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The survey shows how the restructuring of marketing departments continues, although much of the root and branch reorganisation implemented when the economic downturn hit in 2008 has been completed. Marketers expecting reorganisation in their teams this year is down from 53 per cent in 2012 to 49 per cent. However, last year 61 per cent experienced a shake-up.
Of those marketers expecting more changes, one-quarter anticipate staff cuts, 24 per cent a reduction in marketing spend and 21 per cent a merger with other departments.
During 2012, there were major reorganisations. These included the overhauling of Ocado’s marketing team during a wider company restructure, Direct Line Group bringing
together product development and marketing and Royal Bank of Scotland implementing a new group marketing structure across its retail banking brands.
GlaxoSmithKline insight manager Loretta Quinn says restructuring is a regular part of life at large brand owners. “It can be disruptive but you get used to it as a marketer because you adapt your personal working style,” she says. “You must be proactive and able to manage yourself effectively, although too much restructuring can affect the morale of the team.”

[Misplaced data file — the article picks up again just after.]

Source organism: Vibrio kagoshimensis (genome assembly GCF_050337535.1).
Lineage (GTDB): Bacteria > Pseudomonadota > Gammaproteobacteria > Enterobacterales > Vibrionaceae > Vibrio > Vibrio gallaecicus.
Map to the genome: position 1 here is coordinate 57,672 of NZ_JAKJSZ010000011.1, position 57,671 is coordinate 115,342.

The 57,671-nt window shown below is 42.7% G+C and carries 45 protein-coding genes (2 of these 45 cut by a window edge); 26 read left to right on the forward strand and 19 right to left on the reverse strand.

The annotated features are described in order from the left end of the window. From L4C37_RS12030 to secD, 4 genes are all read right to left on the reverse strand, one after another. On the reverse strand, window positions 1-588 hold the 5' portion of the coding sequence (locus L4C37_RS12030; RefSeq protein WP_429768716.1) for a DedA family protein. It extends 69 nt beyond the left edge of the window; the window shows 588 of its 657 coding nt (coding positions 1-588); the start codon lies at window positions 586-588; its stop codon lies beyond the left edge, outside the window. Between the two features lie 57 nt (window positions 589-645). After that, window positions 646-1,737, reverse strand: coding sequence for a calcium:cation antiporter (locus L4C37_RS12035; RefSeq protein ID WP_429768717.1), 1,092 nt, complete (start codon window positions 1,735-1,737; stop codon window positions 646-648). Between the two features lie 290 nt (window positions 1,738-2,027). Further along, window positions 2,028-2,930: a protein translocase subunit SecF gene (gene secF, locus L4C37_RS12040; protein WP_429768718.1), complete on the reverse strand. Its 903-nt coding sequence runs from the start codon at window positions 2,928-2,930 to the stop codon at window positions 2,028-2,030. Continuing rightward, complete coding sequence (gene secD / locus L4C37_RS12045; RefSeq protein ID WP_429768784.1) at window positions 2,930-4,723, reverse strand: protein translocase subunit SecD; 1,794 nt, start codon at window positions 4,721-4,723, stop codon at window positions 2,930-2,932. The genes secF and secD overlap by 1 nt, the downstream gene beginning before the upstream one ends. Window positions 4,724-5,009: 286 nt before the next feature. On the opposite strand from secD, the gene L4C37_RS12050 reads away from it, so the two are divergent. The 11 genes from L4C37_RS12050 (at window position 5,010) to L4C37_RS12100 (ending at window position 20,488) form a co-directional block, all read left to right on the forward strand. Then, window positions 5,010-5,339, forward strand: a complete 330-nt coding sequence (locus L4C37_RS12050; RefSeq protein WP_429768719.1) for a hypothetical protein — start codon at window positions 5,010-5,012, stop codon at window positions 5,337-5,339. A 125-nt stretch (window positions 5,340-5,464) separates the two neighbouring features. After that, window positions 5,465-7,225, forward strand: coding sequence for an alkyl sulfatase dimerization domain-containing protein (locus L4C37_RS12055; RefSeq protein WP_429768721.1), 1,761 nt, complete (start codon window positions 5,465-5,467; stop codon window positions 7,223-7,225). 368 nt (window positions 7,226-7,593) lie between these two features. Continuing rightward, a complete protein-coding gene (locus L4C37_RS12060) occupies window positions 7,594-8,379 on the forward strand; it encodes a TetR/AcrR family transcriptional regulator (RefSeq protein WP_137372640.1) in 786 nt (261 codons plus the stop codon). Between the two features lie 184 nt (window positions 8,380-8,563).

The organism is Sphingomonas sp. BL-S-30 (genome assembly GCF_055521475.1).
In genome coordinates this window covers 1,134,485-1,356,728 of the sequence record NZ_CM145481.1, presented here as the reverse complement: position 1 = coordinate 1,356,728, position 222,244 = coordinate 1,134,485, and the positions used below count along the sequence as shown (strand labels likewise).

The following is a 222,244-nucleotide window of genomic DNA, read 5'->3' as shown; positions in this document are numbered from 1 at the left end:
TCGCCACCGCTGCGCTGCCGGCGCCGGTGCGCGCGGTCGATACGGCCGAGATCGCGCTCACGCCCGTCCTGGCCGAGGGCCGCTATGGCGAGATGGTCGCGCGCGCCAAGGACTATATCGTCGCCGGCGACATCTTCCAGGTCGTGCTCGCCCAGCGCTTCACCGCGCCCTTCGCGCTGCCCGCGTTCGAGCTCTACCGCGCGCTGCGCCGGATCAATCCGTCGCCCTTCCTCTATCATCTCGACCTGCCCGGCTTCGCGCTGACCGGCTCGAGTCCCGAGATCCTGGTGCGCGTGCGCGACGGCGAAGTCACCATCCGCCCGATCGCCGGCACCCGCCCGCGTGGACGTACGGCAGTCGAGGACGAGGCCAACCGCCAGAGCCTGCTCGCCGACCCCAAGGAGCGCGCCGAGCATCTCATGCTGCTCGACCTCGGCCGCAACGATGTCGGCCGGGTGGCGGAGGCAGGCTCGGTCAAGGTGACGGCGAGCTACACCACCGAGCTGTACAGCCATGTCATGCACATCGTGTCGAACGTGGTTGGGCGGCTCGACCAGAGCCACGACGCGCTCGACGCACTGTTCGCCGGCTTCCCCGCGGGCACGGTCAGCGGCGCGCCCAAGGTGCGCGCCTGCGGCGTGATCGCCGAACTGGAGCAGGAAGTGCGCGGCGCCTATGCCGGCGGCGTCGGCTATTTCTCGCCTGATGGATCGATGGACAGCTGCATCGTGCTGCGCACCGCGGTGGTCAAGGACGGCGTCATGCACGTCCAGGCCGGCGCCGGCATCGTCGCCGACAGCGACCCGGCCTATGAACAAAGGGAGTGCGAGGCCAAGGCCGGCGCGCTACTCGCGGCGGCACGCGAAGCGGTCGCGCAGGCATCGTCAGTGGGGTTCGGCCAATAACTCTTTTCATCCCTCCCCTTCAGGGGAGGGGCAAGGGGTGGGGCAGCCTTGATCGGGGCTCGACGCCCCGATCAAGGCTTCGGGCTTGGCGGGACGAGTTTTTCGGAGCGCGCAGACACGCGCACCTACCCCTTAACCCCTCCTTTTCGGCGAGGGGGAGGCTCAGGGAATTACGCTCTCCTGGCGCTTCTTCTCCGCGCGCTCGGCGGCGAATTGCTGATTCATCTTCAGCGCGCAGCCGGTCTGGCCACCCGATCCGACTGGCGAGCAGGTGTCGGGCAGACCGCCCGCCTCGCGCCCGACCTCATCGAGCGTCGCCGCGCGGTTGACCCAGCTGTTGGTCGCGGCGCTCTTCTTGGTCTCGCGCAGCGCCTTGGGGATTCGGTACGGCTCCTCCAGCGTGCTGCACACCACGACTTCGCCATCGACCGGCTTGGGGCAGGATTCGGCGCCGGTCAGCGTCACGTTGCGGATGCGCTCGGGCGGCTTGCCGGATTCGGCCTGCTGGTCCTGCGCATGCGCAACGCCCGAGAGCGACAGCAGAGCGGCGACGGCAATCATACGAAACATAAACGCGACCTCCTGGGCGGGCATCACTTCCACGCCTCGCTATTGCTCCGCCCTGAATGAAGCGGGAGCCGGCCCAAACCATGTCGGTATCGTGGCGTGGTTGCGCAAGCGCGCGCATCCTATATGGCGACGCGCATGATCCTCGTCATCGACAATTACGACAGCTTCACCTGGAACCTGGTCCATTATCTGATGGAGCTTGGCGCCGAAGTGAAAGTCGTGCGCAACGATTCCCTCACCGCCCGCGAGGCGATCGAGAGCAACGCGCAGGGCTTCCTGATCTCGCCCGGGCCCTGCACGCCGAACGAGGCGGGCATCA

The effect of a restructure
Ex-channel development & insight director at Brakes; now freelance marketing & innovation consultant
My current position is a result of a marketing department restructure and after more than 25 years of industry experience for brand owners such as Northern Foods, Premier Foods and Mars, I am pragmatic about it.
Change is the only constant in a marketing team. Consumers are constantly evolving so our departments must too, but perhaps the speed of change is accelerating.
Salaries may be flat or falling but I was surprised that almost three-quarters of people did have some kind of pay rise last year. What we are seeing is individuals differentiating themselves through performance-related bonuses that keep them committed and motivated.
People with specialist skills are certainly in demand, which is why I am looking forward to freelancing. I have a broad marketing background but my last role was focused on insight, and brands need marketers who can turn data into real business actions.
We will see more flexible working as technology enables marketers to work remotely. Employers know their staff can be contacted virtually any time these days, so the quid pro quo is that marketers can work more flexibly when they need to, as long as they deliver the output expected.